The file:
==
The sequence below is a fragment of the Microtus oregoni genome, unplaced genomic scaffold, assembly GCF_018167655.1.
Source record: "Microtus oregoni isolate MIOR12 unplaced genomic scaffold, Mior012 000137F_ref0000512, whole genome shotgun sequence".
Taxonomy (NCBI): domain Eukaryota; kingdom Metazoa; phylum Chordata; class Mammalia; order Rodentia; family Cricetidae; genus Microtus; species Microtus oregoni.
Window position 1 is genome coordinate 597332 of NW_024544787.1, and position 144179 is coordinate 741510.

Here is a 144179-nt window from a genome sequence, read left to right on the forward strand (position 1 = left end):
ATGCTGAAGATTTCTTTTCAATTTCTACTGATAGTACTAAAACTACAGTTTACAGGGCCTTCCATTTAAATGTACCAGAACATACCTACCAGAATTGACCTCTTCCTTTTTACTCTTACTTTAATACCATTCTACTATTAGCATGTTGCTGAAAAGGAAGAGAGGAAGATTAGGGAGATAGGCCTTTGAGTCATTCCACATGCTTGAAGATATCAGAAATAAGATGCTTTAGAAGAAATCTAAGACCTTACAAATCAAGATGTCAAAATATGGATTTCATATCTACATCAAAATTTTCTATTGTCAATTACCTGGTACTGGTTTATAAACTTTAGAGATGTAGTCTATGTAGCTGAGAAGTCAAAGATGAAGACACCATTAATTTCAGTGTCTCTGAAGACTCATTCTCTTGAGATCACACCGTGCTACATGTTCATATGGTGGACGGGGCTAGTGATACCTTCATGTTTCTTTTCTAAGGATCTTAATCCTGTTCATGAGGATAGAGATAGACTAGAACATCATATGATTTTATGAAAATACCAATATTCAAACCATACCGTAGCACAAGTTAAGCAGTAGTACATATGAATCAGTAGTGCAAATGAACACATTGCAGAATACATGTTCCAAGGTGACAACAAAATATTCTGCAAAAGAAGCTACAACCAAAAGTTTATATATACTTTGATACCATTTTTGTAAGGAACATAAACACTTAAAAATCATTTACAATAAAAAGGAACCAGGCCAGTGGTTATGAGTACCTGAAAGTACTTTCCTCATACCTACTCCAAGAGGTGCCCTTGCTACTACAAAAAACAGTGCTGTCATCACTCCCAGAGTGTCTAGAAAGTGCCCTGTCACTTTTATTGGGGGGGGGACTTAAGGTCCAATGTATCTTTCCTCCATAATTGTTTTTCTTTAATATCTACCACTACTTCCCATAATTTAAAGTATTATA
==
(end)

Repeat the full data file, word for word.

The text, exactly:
The sequence below is a fragment of the Microtus oregoni genome, unplaced genomic scaffold, assembly GCF_018167655.1.
Source record: "Microtus oregoni isolate MIOR12 unplaced genomic scaffold, Mior012 000137F_ref0000512, whole genome shotgun sequence".
Taxonomy (NCBI): domain Eukaryota; kingdom Metazoa; phylum Chordata; class Mammalia; order Rodentia; family Cricetidae; genus Microtus; species Microtus oregoni.
Window position 1 is genome coordinate 597332 of NW_024544787.1, and position 144179 is coordinate 741510.

Here is a 144179-nt window from a genome sequence, read left to right on the forward strand (position 1 = left end):
ATGCTGAAGATTTCTTTTCAATTTCTACTGATAGTACTAAAACTACAGTTTACAGGGCCTTCCATTTAAATGTACCAGAACATACCTACCAGAATTGACCTCTTCCTTTTTACTCTTACTTTAATACCATTCTACTATTAGCATGTTGCTGAAAAGGAAGAGAGGAAGATTAGGGAGATAGGCCTTTGAGTCATTCCACATGCTTGAAGATATCAGAAATAAGATGCTTTAGAAGAAATCTAAGACCTTACAAATCAAGATGTCAAAATATGGATTTCATATCTACATCAAAATTTTCTATTGTCAATTACCTGGTACTGGTTTATAAACTTTAGAGATGTAGTCTATGTAGCTGAGAAGTCAAAGATGAAGACACCATTAATTTCAGTGTCTCTGAAGACTCATTCTCTTGAGATCACACCGTGCTACATGTTCATATGGTGGACGGGGCTAGTGATACCTTCATGTTTCTTTTCTAAGGATCTTAATCCTGTTCATGAGGATAGAGATAGACTAGAACATCATATGATTTTATGAAAATACCAATATTCAAACCATACCGTAGCACAAGTTAAGCAGTAGTACATATGAATCAGTAGTGCAAATGAACACATTGCAGAATACATGTTCCAAGGTGACAACAAAATATTCTGCAAAAGAAGCTACAACCAAAAGTTTATATATACTTTGATACCATTTTTGTAAGGAACATAAACACTTAAAAATCATTTACAATAAAAAGGAACCAGGCCAGTGGTTATGAGTACCTGAAAGTACTTTCCTCATACCTACTCCAAGAGGTGCCCTTGCTACTACAAAAAACAGTGCTGTCATCACTCCCAGAGTGTCTAGAAAGTGCCCTGTCACTTTTATTGGGGGGGGGACTTAAGGTCCAATGTATCTTTCCTCCATAATTGTTTTTCTTTAATATCTACCACTACTTCCCATAATTTAAAGTATTATA